Standard FreeDOS v1.2 as an "FD12CD.iso" file
http://www.freedos.org/download/download/FD12CD.iso

Legacy FreeDOS v1.2 as an "FD12LGCY.iso" file
http://www.freedos.org/download/download/FD12LGCY.iso


As I already stated before, you could also use the "MiniXP" from the Hiren's BootCD to run the MS Windows or DOS Bios update programs as long as the BIos files are on another USB stick pre-formatted with the "fat32" file system. Assuming you can boot to that and bring up the MiniXP.

Hope this helps ...

FReeDOS_std_iso_file.jpg

FReeDOS_Legacy_iso_file.jpg
Thanks so much!

But I notice another snag before I continue with your method ...

None of any drives on this machine, unlike Mac or Windows, are labelled ":a" ":b" or :"c". So when I'm going to follow through with your method how will I know which is which? Especially with the master boot drive [the HDD] giving only the HDD's name, serial number, etc. Right clicking on the device to rename it or edit file path is no option as that's greyed out. Shall I give both USB sticks it's unique name, ie. "ISO_FILE" and "BIOS_UPDATE"?

And according to someone else's remark on this post I must use the "Legacy" file, but I'll try both

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Re: BIOS Update through Linux Mint

Post by phd21 » Tue Mar 27, 2018 10:49 am

Hi ZainyMerv,
ZainyMerv wrote:Thanks so much! But I notice another snag before I continue with your method ...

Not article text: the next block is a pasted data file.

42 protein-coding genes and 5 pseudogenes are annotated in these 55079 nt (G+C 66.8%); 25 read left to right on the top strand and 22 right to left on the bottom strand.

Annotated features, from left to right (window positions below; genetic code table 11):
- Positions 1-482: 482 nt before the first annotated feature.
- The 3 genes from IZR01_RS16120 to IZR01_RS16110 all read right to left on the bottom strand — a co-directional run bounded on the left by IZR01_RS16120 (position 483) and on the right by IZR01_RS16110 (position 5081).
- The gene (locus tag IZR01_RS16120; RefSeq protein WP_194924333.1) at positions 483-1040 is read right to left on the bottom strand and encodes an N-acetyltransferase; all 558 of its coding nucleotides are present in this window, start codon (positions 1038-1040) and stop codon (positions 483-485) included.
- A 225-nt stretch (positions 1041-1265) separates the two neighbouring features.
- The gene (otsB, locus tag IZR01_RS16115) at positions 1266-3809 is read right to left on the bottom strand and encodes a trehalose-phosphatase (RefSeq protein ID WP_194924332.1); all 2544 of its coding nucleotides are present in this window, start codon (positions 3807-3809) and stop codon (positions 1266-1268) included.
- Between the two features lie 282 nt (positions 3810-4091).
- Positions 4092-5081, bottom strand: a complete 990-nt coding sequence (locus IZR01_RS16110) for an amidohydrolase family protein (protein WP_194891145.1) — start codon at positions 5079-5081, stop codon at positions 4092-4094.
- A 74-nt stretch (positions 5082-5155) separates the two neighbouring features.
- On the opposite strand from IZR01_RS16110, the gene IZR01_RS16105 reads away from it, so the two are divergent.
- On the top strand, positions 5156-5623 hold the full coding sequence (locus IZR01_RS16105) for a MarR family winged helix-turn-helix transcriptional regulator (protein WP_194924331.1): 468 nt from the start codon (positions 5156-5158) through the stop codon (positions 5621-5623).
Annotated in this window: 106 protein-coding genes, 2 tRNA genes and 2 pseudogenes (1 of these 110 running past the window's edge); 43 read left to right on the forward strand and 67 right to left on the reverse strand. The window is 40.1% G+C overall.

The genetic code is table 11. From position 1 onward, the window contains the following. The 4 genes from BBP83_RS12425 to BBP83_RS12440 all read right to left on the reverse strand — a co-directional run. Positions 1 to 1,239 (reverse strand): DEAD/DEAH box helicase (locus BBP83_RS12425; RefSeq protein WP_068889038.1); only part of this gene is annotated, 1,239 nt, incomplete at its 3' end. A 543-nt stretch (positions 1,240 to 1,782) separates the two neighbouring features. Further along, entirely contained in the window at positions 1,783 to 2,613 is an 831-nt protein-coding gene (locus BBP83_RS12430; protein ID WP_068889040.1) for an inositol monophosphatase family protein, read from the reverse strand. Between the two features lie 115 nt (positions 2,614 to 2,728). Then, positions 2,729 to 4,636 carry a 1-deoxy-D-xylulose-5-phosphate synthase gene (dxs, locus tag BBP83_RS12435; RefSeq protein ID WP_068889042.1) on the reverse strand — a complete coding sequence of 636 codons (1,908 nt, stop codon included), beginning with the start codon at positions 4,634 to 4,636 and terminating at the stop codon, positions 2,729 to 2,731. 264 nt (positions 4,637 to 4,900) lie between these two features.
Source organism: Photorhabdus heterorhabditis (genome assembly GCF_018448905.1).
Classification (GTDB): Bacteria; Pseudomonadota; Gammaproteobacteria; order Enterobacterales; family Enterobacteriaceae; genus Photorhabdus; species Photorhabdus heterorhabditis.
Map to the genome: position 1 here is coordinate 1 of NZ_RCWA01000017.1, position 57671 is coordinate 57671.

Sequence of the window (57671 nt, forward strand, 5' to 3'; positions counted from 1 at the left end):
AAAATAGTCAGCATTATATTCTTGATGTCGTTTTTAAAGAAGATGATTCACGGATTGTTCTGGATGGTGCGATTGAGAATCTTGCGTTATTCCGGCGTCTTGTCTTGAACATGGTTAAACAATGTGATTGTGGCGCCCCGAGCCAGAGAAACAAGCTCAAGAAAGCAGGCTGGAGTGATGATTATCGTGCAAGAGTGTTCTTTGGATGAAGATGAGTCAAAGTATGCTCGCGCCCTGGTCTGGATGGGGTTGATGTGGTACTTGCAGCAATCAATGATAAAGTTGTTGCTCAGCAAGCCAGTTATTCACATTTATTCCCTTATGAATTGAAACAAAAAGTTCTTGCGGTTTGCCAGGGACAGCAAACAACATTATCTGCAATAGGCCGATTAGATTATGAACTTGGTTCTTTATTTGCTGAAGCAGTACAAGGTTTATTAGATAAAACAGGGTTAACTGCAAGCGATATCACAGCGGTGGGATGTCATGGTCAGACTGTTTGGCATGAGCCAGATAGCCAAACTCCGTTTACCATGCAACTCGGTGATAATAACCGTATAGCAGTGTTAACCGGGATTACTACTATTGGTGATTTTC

None of any drives on this machine, unlike Mac or Windows, are labelled ":a" ":b" or :"c". So when I'm going to follow through with your method how will I know which is which? Especially with the master boot drive [the HDD] giving only the HDD's name, serial number, etc. Right clicking on the device to rename it or edit file path is no option as that's greyed out. Shall I give both USB sticks it's unique name, ie. "ISO_FILE" and "BIOS_UPDATE"? And according to someone else's remark on this post I must use the "Legacy" file, but I'll try both
When formatting the USB sticks, the drive labels you showed would work fine. In DOS the labels are limited to 8 characters, so for the second one use just "bios"

MS Windows or DOS drives are designated like the alphabet and in that order A,B,C,D,E, etc... and it is followed by a right angle bracket (or in math it is the greater than symbol) like "C>". To switch drives you use the drive letter and a colon, like "c:" hit enter.

Only one of the USB sticks will have an operating system on it, so when you boot up, it will become A: or C: drive. But, in order to run the Bios update(s) which are on the other USB stick, you will have to switch to that drive which is done in DOS, by typing in the Drive Letter and Colon, and hitting enter (C: Enter). Different computers will assign a drive letter to the second USB stick, what that will be in your case I do not know. It could be B:, C:, D:, E:, so you have to try them and using the "dir" command will list what is on the drive and you are looking for your bios files.

FYI: There is also a Linux application called "dosemu" that can be installed from the "Synaptic Package Manager (SPM)", but I do not know if that can or should be used for Bios updates. I have used it to run other DOS applications before and it worked well for those. You would copy the bios file(s) into the hidden folder "/.dosemu/drive_c/", and when you start the "dosemu" application it will automatically be in "C>" drive, type dir to list the files, and you run the bios update exe.